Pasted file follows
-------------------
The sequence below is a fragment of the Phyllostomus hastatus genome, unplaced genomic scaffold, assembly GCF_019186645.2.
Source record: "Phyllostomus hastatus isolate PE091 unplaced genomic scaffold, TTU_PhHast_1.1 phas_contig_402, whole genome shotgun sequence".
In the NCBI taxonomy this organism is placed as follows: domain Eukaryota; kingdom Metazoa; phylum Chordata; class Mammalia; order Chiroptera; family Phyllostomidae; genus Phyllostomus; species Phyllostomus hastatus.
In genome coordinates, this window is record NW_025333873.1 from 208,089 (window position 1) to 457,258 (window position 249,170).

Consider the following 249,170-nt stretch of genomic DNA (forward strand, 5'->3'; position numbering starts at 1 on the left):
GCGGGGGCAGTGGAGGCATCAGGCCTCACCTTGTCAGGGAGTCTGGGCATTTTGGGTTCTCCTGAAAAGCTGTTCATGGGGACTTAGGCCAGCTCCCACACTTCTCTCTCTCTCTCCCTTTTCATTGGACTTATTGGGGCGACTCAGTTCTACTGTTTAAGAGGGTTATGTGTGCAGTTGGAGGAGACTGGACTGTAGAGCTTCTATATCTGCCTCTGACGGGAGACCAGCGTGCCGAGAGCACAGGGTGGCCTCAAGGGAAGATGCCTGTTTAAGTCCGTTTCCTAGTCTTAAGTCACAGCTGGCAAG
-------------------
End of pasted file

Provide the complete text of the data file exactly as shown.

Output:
The sequence below is a fragment of the Phyllostomus hastatus genome, unplaced genomic scaffold, assembly GCF_019186645.2.
Source record: "Phyllostomus hastatus isolate PE091 unplaced genomic scaffold, TTU_PhHast_1.1 phas_contig_402, whole genome shotgun sequence".
In the NCBI taxonomy this organism is placed as follows: domain Eukaryota; kingdom Metazoa; phylum Chordata; class Mammalia; order Chiroptera; family Phyllostomidae; genus Phyllostomus; species Phyllostomus hastatus.
In genome coordinates, this window is record NW_025333873.1 from 208,089 (window position 1) to 457,258 (window position 249,170).

Consider the following 249,170-nt stretch of genomic DNA (forward strand, 5'->3'; position numbering starts at 1 on the left):
GCGGGGGCAGTGGAGGCATCAGGCCTCACCTTGTCAGGGAGTCTGGGCATTTTGGGTTCTCCTGAAAAGCTGTTCATGGGGACTTAGGCCAGCTCCCACACTTCTCTCTCTCTCTCCCTTTTCATTGGACTTATTGGGGCGACTCAGTTCTACTGTTTAAGAGGGTTATGTGTGCAGTTGGAGGAGACTGGACTGTAGAGCTTCTATATCTGCCTCTGACGGGAGACCAGCGTGCCGAGAGCACAGGGTGGCCTCAAGGGAAGATGCCTGTTTAAGTCCGTTTCCTAGTCTTAAGTCACAGCTGGCAAG